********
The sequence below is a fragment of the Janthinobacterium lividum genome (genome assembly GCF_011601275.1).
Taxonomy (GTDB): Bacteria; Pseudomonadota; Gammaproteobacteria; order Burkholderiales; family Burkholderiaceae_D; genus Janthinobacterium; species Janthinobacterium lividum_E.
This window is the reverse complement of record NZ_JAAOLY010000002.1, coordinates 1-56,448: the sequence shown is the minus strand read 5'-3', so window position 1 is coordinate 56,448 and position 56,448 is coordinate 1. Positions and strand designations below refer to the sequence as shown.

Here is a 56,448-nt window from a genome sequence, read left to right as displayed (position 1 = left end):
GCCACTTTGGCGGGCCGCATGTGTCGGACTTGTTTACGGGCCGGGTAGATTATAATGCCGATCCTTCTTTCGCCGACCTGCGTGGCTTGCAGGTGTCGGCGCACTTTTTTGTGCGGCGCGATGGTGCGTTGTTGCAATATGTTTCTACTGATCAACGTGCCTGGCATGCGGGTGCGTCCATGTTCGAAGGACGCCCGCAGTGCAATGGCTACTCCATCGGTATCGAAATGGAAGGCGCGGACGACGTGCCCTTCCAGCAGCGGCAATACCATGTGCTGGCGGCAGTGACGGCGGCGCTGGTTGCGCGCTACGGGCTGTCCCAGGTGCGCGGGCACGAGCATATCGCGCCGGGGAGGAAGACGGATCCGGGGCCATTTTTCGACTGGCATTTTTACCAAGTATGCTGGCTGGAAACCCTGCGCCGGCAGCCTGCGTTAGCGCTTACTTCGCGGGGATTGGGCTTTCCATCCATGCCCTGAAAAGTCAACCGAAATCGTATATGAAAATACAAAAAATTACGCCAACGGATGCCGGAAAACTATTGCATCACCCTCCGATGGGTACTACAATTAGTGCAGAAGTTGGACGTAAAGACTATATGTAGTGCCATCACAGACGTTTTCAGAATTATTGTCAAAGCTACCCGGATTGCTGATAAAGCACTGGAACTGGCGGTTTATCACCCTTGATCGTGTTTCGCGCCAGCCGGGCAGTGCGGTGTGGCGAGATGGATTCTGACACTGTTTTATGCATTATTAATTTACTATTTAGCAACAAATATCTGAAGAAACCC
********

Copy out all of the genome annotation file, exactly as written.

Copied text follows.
The sequence below is a fragment of the Janthinobacterium lividum genome (genome assembly GCF_011601275.1).
Taxonomy (GTDB): Bacteria; Pseudomonadota; Gammaproteobacteria; order Burkholderiales; family Burkholderiaceae_D; genus Janthinobacterium; species Janthinobacterium lividum_E.
This window is the reverse complement of record NZ_JAAOLY010000002.1, coordinates 1-56,448: the sequence shown is the minus strand read 5'-3', so window position 1 is coordinate 56,448 and position 56,448 is coordinate 1. Positions and strand designations below refer to the sequence as shown.

Here is a 56,448-nt window from a genome sequence, read left to right as displayed (position 1 = left end):
GCCACTTTGGCGGGCCGCATGTGTCGGACTTGTTTACGGGCCGGGTAGATTATAATGCCGATCCTTCTTTCGCCGACCTGCGTGGCTTGCAGGTGTCGGCGCACTTTTTTGTGCGGCGCGATGGTGCGTTGTTGCAATATGTTTCTACTGATCAACGTGCCTGGCATGCGGGTGCGTCCATGTTCGAAGGACGCCCGCAGTGCAATGGCTACTCCATCGGTATCGAAATGGAAGGCGCGGACGACGTGCCCTTCCAGCAGCGGCAATACCATGTGCTGGCGGCAGTGACGGCGGCGCTGGTTGCGCGCTACGGGCTGTCCCAGGTGCGCGGGCACGAGCATATCGCGCCGGGGAGGAAGACGGATCCGGGGCCATTTTTCGACTGGCATTTTTACCAAGTATGCTGGCTGGAAACCCTGCGCCGGCAGCCTGCGTTAGCGCTTACTTCGCGGGGATTGGGCTTTCCATCCATGCCCTGAAAAGTCAACCGAAATCGTATATGAAAATACAAAAAATTACGCCAACGGATGCCGGAAAACTATTGCATCACCCTCCGATGGGTACTACAATTAGTGCAGAAGTTGGACGTAAAGACTATATGTAGTGCCATCACAGACGTTTTCAGAATTATTGTCAAAGCTACCCGGATTGCTGATAAAGCACTGGAACTGGCGGTTTATCACCCTTGATCGTGTTTCGCGCCAGCCGGGCAGTGCGGTGTGGCGAGATGGATTCTGACACTGTTTTATGCATTATTAATTTACTATTTAGCAACAAATATCTGAAGAAACCC